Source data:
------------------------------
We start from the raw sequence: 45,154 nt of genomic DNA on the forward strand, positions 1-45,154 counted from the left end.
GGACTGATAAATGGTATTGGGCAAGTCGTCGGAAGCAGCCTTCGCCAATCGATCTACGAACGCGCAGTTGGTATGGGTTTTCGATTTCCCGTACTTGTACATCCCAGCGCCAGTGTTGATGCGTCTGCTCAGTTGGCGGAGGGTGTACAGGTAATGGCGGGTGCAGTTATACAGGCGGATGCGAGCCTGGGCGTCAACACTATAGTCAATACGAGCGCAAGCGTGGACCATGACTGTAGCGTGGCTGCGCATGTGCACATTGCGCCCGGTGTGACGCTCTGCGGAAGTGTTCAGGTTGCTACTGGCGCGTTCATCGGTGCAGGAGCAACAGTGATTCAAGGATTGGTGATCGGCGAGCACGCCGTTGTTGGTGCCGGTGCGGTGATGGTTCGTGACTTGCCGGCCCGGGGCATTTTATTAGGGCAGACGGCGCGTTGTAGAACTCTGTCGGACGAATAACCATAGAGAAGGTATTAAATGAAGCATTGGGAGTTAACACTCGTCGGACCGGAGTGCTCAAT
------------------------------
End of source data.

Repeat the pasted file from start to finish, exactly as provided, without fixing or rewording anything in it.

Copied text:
We start from the raw sequence: 45,154 nt of genomic DNA on the forward strand, positions 1-45,154 counted from the left end.
GGACTGATAAATGGTATTGGGCAAGTCGTCGGAAGCAGCCTTCGCCAATCGATCTACGAACGCGCAGTTGGTATGGGTTTTCGATTTCCCGTACTTGTACATCCCAGCGCCAGTGTTGATGCGTCTGCTCAGTTGGCGGAGGGTGTACAGGTAATGGCGGGTGCAGTTATACAGGCGGATGCGAGCCTGGGCGTCAACACTATAGTCAATACGAGCGCAAGCGTGGACCATGACTGTAGCGTGGCTGCGCATGTGCACATTGCGCCCGGTGTGACGCTCTGCGGAAGTGTTCAGGTTGCTACTGGCGCGTTCATCGGTGCAGGAGCAACAGTGATTCAAGGATTGGTGATCGGCGAGCACGCCGTTGTTGGTGCCGGTGCGGTGATGGTTCGTGACTTGCCGGCCCGGGGCATTTTATTAGGGCAGACGGCGCGTTGTAGAACTCTGTCGGACGAATAACCATAGAGAAGGTATTAAATGAAGCATTGGGAGTTAACACTCGTCGGACCGGAGTGCTCAAT